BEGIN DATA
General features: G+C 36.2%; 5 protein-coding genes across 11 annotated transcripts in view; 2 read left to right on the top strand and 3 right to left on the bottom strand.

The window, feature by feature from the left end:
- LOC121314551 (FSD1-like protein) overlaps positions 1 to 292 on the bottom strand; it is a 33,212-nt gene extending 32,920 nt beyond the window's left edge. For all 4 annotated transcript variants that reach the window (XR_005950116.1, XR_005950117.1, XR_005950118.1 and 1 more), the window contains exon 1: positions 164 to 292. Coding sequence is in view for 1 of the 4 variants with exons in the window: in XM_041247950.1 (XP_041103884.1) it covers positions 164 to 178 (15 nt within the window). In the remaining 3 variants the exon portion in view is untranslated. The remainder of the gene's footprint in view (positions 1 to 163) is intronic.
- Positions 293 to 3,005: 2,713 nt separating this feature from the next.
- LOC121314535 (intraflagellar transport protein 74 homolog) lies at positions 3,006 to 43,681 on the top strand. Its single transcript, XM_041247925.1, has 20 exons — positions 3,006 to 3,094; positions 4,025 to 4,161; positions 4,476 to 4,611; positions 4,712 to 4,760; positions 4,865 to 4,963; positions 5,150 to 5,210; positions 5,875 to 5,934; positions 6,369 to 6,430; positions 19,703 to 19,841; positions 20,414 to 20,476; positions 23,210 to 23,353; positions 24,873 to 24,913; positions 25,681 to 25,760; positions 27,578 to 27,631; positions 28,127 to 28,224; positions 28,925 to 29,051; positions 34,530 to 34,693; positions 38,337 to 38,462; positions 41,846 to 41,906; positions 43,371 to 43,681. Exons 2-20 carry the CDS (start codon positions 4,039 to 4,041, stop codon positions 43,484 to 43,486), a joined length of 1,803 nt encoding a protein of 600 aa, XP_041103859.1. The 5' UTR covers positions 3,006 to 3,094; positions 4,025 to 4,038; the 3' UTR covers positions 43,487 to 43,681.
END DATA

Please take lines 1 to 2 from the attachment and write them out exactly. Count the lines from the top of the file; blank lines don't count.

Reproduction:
General features: G+C 36.2%; 5 protein-coding genes across 11 annotated transcripts in view; 2 read left to right on the top strand and 3 right to left on the bottom strand.

The window, feature by feature from the left end: